Frequently Asked Questions

ACSI Home / About ACSI / Frequently Asked Questions
What does ACSI do?
God has given us the opportunity to touch the lives of more than 5.5 million students worldwide by strengthening Christian schools and equipping Christian educators. We offer multiple services, including teacher and administrator certification, school accreditation, legal/legislative help, and curriculum publishing.
Where does ACSI work?

ACSI is headquartered in Colorado Springs, Colorado, and has 28 regional offices in North America and around the globe (10 in the United States and 18 internationally). More than 23,000 schools from 100 countries are members.

  • 3,000 member schools (preschool to grade 12) in the United States
  • Over 20,000 member schools (preschool to grade 12)
  • internationally 120 member Christian colleges and universities
When was ACSI started?
ACSI was founded in 1978.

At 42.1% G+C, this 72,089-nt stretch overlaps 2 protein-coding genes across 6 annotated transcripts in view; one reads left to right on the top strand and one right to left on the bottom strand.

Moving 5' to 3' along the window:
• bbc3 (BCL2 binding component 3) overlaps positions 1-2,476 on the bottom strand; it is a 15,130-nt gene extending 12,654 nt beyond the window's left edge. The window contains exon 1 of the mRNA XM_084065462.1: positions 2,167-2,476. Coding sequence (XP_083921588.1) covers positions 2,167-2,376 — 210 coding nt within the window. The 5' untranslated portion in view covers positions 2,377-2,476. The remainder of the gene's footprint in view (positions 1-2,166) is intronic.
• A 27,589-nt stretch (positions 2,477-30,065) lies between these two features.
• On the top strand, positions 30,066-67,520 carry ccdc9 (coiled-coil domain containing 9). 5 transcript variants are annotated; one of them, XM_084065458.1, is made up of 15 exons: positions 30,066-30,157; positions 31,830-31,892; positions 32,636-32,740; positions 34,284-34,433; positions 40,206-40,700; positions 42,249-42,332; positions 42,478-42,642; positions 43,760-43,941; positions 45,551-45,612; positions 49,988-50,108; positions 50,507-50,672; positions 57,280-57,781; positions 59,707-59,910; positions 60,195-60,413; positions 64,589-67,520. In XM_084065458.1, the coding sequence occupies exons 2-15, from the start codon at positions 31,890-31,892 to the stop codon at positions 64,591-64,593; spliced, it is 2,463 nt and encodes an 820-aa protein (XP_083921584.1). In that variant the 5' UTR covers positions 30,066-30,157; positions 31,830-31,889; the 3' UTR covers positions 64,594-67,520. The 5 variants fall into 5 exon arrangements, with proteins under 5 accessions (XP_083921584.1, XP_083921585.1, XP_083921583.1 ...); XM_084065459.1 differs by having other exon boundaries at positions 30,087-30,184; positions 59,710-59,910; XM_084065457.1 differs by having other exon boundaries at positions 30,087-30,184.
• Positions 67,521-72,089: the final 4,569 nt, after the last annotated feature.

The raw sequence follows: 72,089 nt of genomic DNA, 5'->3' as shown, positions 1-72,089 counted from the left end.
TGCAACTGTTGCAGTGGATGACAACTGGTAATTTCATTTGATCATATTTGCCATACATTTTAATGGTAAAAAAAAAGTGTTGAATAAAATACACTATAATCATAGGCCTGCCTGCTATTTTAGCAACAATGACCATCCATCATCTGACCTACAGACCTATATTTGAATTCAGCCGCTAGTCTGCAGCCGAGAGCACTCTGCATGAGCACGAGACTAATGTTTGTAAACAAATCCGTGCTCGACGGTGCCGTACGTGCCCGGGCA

What is ACSI?
The Association of Christian Schools International (ACSI) is a Christian educational organization. We advance excellence in Christian schools by enhancing the professional and personal development of Christian educators and providing vital support functions for Christian schools.
How do I find a Christian school?
You can search our database of member schools.
How do I get connected with ACSI?

We'd love to welcome your school to the family of ACSI members! Contact an ACSI office in your region or explore the benefits of membership:

  • ACSI U.S.A.
  • ACSI International
Expected Student Outcomes
Blog May 9, 2022: Expected Student Outcomes: A Help, or Just Hype?

In the last five to ten years, there has been an increased emphasis on establishing expected student outcomes (ESOs) and using them throughout the school. Accreditation protocols at all levels require these student learning outcomes and colleges have used these as the basis for program and institutional effectiveness measures. Is this just a case of adopting some educational jargon, or is there an actual benefit behind this increased emphasis? In other words, are ESOs a help to schools in fulfilling their missions, or are they more educational hype?

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